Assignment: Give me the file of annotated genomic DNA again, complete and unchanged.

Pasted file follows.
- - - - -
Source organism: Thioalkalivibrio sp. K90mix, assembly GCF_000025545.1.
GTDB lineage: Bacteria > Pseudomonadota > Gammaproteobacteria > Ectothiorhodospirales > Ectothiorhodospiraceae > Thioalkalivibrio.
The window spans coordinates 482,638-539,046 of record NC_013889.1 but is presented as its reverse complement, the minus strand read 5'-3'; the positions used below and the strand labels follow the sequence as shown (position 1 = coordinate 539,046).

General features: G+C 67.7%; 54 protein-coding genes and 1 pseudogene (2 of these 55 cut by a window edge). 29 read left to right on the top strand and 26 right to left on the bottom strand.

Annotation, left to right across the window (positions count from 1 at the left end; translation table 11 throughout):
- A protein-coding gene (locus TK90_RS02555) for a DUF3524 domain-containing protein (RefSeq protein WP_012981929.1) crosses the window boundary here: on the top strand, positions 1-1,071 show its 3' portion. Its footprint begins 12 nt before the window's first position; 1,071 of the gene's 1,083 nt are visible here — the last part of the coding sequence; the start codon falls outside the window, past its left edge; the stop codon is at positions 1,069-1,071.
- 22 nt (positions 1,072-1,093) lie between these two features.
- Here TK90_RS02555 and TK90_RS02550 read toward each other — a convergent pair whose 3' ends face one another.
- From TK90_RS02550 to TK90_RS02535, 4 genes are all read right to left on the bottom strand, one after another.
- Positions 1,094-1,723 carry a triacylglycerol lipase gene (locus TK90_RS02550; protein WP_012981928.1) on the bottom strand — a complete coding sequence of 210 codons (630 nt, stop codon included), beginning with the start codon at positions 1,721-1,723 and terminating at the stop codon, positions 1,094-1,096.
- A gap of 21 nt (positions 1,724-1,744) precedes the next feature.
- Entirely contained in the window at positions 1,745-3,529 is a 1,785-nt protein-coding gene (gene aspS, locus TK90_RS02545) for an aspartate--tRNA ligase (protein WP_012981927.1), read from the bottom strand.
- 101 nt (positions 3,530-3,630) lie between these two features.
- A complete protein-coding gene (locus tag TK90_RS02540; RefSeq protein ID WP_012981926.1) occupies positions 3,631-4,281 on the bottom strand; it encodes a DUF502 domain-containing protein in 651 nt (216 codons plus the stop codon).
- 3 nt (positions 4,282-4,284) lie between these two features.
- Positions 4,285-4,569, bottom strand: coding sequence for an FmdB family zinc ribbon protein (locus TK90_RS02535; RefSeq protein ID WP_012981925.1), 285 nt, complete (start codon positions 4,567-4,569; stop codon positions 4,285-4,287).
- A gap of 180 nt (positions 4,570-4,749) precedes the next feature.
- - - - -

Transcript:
Source organism: Thioalkalivibrio sp. K90mix, assembly GCF_000025545.1.
GTDB lineage: Bacteria > Pseudomonadota > Gammaproteobacteria > Ectothiorhodospirales > Ectothiorhodospiraceae > Thioalkalivibrio.
The window spans coordinates 482,638-539,046 of record NC_013889.1 but is presented as its reverse complement, the minus strand read 5'-3'; the positions used below and the strand labels follow the sequence as shown (position 1 = coordinate 539,046).

General features: G+C 67.7%; 54 protein-coding genes and 1 pseudogene (2 of these 55 cut by a window edge). 29 read left to right on the top strand and 26 right to left on the bottom strand.

Annotation, left to right across the window (positions count from 1 at the left end; translation table 11 throughout):
- A protein-coding gene (locus TK90_RS02555) for a DUF3524 domain-containing protein (RefSeq protein WP_012981929.1) crosses the window boundary here: on the top strand, positions 1-1,071 show its 3' portion. Its footprint begins 12 nt before the window's first position; 1,071 of the gene's 1,083 nt are visible here — the last part of the coding sequence; the start codon falls outside the window, past its left edge; the stop codon is at positions 1,069-1,071.
- 22 nt (positions 1,072-1,093) lie between these two features.
- Here TK90_RS02555 and TK90_RS02550 read toward each other — a convergent pair whose 3' ends face one another.
- From TK90_RS02550 to TK90_RS02535, 4 genes are all read right to left on the bottom strand, one after another.
- Positions 1,094-1,723 carry a triacylglycerol lipase gene (locus TK90_RS02550; protein WP_012981928.1) on the bottom strand — a complete coding sequence of 210 codons (630 nt, stop codon included), beginning with the start codon at positions 1,721-1,723 and terminating at the stop codon, positions 1,094-1,096.
- A gap of 21 nt (positions 1,724-1,744) precedes the next feature.
- Entirely contained in the window at positions 1,745-3,529 is a 1,785-nt protein-coding gene (gene aspS, locus TK90_RS02545) for an aspartate--tRNA ligase (protein WP_012981927.1), read from the bottom strand.
- 101 nt (positions 3,530-3,630) lie between these two features.
- A complete protein-coding gene (locus tag TK90_RS02540; RefSeq protein ID WP_012981926.1) occupies positions 3,631-4,281 on the bottom strand; it encodes a DUF502 domain-containing protein in 651 nt (216 codons plus the stop codon).
- 3 nt (positions 4,282-4,284) lie between these two features.
- Positions 4,285-4,569, bottom strand: coding sequence for an FmdB family zinc ribbon protein (locus TK90_RS02535; RefSeq protein ID WP_012981925.1), 285 nt, complete (start codon positions 4,567-4,569; stop codon positions 4,285-4,287).
- A gap of 180 nt (positions 4,570-4,749) precedes the next feature.